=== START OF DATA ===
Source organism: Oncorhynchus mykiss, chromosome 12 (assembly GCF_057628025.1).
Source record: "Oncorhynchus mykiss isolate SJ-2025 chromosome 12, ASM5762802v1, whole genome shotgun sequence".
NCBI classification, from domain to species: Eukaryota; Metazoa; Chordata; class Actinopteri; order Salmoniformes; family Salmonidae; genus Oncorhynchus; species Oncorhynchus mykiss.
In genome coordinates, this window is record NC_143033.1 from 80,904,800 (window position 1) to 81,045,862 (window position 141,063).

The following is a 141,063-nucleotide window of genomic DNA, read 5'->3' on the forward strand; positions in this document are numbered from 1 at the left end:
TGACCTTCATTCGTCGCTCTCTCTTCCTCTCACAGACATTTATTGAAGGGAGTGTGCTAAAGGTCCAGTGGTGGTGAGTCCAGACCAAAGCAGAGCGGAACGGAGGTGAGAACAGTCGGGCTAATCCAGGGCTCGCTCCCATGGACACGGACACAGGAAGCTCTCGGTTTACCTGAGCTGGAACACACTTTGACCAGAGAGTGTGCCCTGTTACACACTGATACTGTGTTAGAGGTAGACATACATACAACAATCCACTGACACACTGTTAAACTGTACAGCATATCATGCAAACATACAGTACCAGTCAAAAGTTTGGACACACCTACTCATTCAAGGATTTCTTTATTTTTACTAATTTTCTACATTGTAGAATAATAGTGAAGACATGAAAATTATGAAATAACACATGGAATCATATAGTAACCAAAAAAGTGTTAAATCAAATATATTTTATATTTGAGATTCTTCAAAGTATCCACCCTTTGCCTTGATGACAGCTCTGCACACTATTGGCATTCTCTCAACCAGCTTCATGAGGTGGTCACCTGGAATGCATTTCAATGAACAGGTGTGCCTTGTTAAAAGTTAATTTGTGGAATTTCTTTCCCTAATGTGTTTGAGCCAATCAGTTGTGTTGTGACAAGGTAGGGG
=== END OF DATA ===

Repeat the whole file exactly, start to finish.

Source organism: Oncorhynchus mykiss, chromosome 12 (assembly GCF_057628025.1).
Source record: "Oncorhynchus mykiss isolate SJ-2025 chromosome 12, ASM5762802v1, whole genome shotgun sequence".
NCBI classification, from domain to species: Eukaryota; Metazoa; Chordata; class Actinopteri; order Salmoniformes; family Salmonidae; genus Oncorhynchus; species Oncorhynchus mykiss.
In genome coordinates, this window is record NC_143033.1 from 80,904,800 (window position 1) to 81,045,862 (window position 141,063).

The following is a 141,063-nucleotide window of genomic DNA, read 5'->3' on the forward strand; positions in this document are numbered from 1 at the left end:
TGACCTTCATTCGTCGCTCTCTCTTCCTCTCACAGACATTTATTGAAGGGAGTGTGCTAAAGGTCCAGTGGTGGTGAGTCCAGACCAAAGCAGAGCGGAACGGAGGTGAGAACAGTCGGGCTAATCCAGGGCTCGCTCCCATGGACACGGACACAGGAAGCTCTCGGTTTACCTGAGCTGGAACACACTTTGACCAGAGAGTGTGCCCTGTTACACACTGATACTGTGTTAGAGGTAGACATACATACAACAATCCACTGACACACTGTTAAACTGTACAGCATATCATGCAAACATACAGTACCAGTCAAAAGTTTGGACACACCTACTCATTCAAGGATTTCTTTATTTTTACTAATTTTCTACATTGTAGAATAATAGTGAAGACATGAAAATTATGAAATAACACATGGAATCATATAGTAACCAAAAAAGTGTTAAATCAAATATATTTTATATTTGAGATTCTTCAAAGTATCCACCCTTTGCCTTGATGACAGCTCTGCACACTATTGGCATTCTCTCAACCAGCTTCATGAGGTGGTCACCTGGAATGCATTTCAATGAACAGGTGTGCCTTGTTAAAAGTTAATTTGTGGAATTTCTTTCCCTAATGTGTTTGAGCCAATCAGTTGTGTTGTGACAAGGTAGGGG